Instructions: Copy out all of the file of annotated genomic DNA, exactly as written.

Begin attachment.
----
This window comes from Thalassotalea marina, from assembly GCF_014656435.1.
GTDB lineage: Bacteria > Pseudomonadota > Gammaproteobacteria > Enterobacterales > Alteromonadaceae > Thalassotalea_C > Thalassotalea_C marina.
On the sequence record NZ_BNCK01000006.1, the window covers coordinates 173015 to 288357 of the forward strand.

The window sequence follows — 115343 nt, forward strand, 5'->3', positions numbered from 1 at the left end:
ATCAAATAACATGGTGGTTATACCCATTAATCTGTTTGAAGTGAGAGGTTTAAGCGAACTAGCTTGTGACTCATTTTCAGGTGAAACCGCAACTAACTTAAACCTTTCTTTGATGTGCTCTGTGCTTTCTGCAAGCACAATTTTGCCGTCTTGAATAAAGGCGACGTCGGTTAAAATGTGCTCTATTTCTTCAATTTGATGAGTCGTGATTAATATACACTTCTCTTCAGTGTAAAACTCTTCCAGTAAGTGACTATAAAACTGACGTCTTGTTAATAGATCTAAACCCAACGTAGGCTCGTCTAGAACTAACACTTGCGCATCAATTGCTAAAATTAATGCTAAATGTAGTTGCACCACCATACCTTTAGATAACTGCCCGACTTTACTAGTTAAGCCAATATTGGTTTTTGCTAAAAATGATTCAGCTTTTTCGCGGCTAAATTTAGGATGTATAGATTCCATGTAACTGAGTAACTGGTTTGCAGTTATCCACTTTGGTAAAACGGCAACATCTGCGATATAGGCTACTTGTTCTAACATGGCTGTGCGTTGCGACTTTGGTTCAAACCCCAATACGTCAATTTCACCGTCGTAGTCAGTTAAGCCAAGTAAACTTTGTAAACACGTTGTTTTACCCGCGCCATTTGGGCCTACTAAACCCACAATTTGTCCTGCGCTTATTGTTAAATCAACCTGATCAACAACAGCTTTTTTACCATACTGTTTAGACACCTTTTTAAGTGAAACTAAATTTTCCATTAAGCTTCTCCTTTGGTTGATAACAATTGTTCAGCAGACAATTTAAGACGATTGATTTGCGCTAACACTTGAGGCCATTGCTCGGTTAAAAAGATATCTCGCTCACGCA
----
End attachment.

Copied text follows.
This window comes from Thalassotalea marina, from assembly GCF_014656435.1.
GTDB lineage: Bacteria > Pseudomonadota > Gammaproteobacteria > Enterobacterales > Alteromonadaceae > Thalassotalea_C > Thalassotalea_C marina.
On the sequence record NZ_BNCK01000006.1, the window covers coordinates 173015 to 288357 of the forward strand.

The window sequence follows — 115343 nt, forward strand, 5'->3', positions numbered from 1 at the left end:
ATCAAATAACATGGTGGTTATACCCATTAATCTGTTTGAAGTGAGAGGTTTAAGCGAACTAGCTTGTGACTCATTTTCAGGTGAAACCGCAACTAACTTAAACCTTTCTTTGATGTGCTCTGTGCTTTCTGCAAGCACAATTTTGCCGTCTTGAATAAAGGCGACGTCGGTTAAAATGTGCTCTATTTCTTCAATTTGATGAGTCGTGATTAATATACACTTCTCTTCAGTGTAAAACTCTTCCAGTAAGTGACTATAAAACTGACGTCTTGTTAATAGATCTAAACCCAACGTAGGCTCGTCTAGAACTAACACTTGCGCATCAATTGCTAAAATTAATGCTAAATGTAGTTGCACCACCATACCTTTAGATAACTGCCCGACTTTACTAGTTAAGCCAATATTGGTTTTTGCTAAAAATGATTCAGCTTTTTCGCGGCTAAATTTAGGATGTATAGATTCCATGTAACTGAGTAACTGGTTTGCAGTTATCCACTTTGGTAAAACGGCAACATCTGCGATATAGGCTACTTGTTCTAACATGGCTGTGCGTTGCGACTTTGGTTCAAACCCCAATACGTCAATTTCACCGTCGTAGTCAGTTAAGCCAAGTAAACTTTGTAAACACGTTGTTTTACCCGCGCCATTTGGGCCTACTAAACCCACAATTTGTCCTGCGCTTATTGTTAAATCAACCTGATCAACAACAGCTTTTTTACCATACTGTTTAGACACCTTTTTAAGTGAAACTAAATTTTCCATTAAGCTTCTCCTTTGGTTGATAACAATTGTTCAGCAGACAATTTAAGACGATTGATTTGCGCTAACACTTGAGGCCATTGCTCGGTTAAAAAGATATCTCGCTCACGCA